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topic 12094

Breakdown and leaks in Black Oxide and Iron Phosphate Tank


Q. We are experiencing a problem here that at this point is almost impossible to explain. We operate a black oxide process where the solution consists of sodium hydroxide, sodium nitrite, sodium nitrate, nickel nitrate, and water. It operates at 280 - 290 °F. Three years ago we replaced a mild steel black oxide tank that had been in operation approximately 25 years with a new tank made from a mild steel A36 hot roll pickled and oiled and MIG welded with ER 70S wire.

Both, the old and new, tanks were double walled, a tank inside of a tank, with a 4" air space used for insulation. A few weeks ago we noticed that the 4" had filled up with black oxide solution and started leaking from the outer wall on a corner. After examining the tank closer, we found that the tank seemed to be corroding from the inside.

Our question is: "What would cause a high pH caustic solution to attack mild steel in only three years?" There is no "stray current" whatsoever checking from tank to ground.

Thank you,

David French
- Charlotte, North Carolina

ISO 11408


A. Hi David. Sorry, but this one is a mystery to me as well. It seems there may be 3 possibilities:

First, that some other chemical like a fluoride salt or a dry acid salt got accidentally added at some point. But I would expect a very strong reaction had this occurred, and damage to the production work as well.

Second, that the corrosion actually started in the air space, despite the fact that it doesn't look that way to you.

Third, that there is a stray current at certain times that you haven't found at the times you were checking.

In my experience a plain steel tank is resistant to attack from the black oxide solution almost indefinitely.

Ted Mooney, Teds signature
Ted Mooney, P.E.
Pine Beach, New Jersey


A. It's probably too late now, but the material was probably not heat treated prior to fabrication. If this is the case, the tank will probably start to leak at most of the welded seams (due to the additional heat stresses in those areas).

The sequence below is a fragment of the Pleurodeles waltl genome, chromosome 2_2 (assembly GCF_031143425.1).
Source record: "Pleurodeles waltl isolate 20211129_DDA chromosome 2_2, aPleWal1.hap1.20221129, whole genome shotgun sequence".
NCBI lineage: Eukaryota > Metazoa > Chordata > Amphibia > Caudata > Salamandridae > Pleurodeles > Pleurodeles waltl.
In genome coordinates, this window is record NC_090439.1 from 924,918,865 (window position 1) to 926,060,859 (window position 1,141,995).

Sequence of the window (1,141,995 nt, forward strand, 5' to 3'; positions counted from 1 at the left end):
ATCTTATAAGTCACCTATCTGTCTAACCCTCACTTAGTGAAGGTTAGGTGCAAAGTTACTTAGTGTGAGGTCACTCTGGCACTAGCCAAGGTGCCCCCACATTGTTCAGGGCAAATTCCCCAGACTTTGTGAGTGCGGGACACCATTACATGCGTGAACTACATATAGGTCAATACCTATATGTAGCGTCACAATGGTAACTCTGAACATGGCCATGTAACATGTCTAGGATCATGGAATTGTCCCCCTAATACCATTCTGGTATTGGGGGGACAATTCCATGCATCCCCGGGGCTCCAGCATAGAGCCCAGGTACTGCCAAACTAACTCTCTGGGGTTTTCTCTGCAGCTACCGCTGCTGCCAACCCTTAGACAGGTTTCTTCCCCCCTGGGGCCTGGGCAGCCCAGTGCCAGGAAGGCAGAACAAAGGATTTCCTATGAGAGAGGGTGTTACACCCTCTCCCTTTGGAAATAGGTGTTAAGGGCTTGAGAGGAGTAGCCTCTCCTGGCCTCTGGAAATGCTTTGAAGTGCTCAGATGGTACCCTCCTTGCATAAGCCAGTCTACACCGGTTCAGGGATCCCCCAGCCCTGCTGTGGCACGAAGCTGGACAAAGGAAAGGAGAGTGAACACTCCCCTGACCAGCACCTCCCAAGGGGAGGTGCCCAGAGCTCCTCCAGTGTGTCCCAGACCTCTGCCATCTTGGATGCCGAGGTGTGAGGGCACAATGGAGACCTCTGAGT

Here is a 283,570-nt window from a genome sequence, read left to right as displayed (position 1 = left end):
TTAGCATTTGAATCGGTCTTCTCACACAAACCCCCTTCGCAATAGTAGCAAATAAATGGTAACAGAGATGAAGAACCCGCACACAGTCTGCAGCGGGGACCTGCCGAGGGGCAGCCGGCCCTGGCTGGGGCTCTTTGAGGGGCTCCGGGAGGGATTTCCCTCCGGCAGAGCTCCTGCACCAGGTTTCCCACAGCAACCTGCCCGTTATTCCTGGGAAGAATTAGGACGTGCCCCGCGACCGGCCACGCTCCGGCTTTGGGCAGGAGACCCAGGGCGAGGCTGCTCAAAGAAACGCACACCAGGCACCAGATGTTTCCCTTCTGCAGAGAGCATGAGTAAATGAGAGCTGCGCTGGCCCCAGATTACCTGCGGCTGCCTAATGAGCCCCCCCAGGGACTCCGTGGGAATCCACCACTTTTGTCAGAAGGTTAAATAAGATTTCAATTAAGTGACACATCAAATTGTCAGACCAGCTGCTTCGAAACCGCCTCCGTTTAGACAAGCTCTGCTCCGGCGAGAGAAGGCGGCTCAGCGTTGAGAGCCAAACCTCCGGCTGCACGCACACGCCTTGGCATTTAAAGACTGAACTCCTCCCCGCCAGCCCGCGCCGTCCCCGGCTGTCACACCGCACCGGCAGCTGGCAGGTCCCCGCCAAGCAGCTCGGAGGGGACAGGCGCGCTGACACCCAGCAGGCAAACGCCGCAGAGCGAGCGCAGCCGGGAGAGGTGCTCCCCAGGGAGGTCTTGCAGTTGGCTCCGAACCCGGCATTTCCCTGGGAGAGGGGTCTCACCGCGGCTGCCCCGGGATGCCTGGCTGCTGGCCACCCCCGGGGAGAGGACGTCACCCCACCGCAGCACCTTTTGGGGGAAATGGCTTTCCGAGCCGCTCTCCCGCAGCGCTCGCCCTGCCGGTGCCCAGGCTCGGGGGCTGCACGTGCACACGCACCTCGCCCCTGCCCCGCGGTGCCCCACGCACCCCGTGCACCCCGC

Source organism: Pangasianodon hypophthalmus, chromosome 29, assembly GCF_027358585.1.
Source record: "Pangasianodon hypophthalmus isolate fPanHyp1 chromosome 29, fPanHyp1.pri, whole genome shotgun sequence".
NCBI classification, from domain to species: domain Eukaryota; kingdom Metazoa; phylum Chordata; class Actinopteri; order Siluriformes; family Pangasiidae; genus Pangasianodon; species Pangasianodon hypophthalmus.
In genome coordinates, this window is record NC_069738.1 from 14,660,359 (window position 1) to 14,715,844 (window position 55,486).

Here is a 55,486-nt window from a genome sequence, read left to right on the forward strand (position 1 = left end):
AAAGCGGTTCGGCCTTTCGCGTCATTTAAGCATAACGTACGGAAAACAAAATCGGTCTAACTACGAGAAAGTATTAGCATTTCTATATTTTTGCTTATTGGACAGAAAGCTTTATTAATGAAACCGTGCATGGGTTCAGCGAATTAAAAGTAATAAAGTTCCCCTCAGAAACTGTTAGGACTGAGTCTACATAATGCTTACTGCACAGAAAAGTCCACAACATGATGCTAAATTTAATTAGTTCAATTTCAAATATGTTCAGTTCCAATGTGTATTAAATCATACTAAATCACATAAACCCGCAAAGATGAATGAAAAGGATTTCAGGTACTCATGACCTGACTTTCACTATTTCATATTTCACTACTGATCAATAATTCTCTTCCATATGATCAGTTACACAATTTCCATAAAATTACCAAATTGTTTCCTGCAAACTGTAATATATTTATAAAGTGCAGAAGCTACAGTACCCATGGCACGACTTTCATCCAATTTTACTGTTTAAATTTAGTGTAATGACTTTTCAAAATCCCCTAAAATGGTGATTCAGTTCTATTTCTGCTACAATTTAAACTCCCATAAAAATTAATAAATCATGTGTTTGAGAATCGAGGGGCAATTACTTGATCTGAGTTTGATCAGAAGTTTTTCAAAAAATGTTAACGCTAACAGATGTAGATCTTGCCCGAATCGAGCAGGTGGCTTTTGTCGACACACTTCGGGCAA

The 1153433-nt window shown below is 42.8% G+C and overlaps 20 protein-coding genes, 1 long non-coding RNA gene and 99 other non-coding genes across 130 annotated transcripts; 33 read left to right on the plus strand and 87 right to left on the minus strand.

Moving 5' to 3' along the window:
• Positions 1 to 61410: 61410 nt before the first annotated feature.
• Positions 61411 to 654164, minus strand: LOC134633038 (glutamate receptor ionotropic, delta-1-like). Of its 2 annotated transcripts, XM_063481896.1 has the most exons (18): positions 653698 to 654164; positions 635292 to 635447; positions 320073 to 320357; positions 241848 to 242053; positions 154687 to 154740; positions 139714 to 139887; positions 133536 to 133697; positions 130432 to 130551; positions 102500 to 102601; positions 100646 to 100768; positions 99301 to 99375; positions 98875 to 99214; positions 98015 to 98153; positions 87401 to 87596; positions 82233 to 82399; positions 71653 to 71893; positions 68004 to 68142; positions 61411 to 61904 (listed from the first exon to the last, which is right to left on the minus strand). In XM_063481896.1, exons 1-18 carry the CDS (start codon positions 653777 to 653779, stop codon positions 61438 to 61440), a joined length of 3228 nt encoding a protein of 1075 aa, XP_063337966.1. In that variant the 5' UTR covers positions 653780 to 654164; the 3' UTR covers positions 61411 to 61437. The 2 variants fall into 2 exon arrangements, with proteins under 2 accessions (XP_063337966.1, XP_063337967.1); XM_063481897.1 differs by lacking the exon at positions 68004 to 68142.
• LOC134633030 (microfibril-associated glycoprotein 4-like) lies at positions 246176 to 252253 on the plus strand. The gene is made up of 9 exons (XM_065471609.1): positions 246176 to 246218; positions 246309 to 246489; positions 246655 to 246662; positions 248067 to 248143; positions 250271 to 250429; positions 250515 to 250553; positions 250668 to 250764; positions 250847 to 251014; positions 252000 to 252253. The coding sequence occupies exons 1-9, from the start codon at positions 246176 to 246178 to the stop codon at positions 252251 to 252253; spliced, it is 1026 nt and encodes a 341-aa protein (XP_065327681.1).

Ed Simpson
- Hamden, Connecticut

October 18, 2012

A. Thanks, Ed, although I am not familiar with ever specifying stress relief for a mild steel black oxide tank, maybe I've just been lucky. I always specified the same hot rolled mild steel plates for all of the non-stainless and non-plastic plating and process tanks I've designed.

But I've never designed a double wall mild steel tank -- which raises another possibility. Welding of tanks is usually done both inside and outside. Obviously, with a double-wall tank with a 4" air space, you can't double weld both the outside of the inner tank and the inside of the outer tank. Is it possible that the inner tank only had a single weld instead of a double weld? (When I've designed insulated tanks, it was a conventional inner tank, then the insulation, then bolted cover panels to protect the insulation).


Ted Mooney,
Teds signature
Ted Mooney, P.E.
Pine Beach, New Jersey

February 23, 2009

Q. Dear sir ,
We are using iron phosphating for a pre-treatment process in powder coating application .
Our iron phosphating tank is leaking; please suggest what are the conditions of tank replacements, i.e.,
* What metal do we have to use.
*Should there be any type of lining (FRP, RUBBER, ETC.) on inside portion of the tank.

Arjun S
plating shop employee - Haridwar, Uttrakhand, India

"Phosphating & Metal Pretreatment"
by Freeman

from Abe Books
info on Amazon

October 18, 2012

A. Hi Arjun.

Mild steel tanks are no good for iron phosphate, which can have a pH as low as 4.5, i.e., reasonably acidic. My own preference wherever it is suitable, which it probably is in this case, is a vinyl ester fiberglass tank. But a polypropylene tank or a steel tank with a PVC liner would be okay too.


Ted Mooney,
Teds signature
Ted Mooney, P.E.
Pine Beach, New Jersey

Material of Construction for Black Oxide Tank

April 22, 2014 -- this entry appended to this thread by editor in lieu of spawning a duplicative thread

Q. I am using a mild steel tank for Blackodize process. So is it right?

gosai jaydip
heat engineering works - surat, gujarat, india

April 2014

A. Hi Gosai. We appended your question to a thread indicating that it is not always trouble-free, but in my experience I think it will be fine. Other opinions are always welcome.


Ted Mooney,
Teds signature
Ted Mooney, P.E.
Pine Beach, New Jersey

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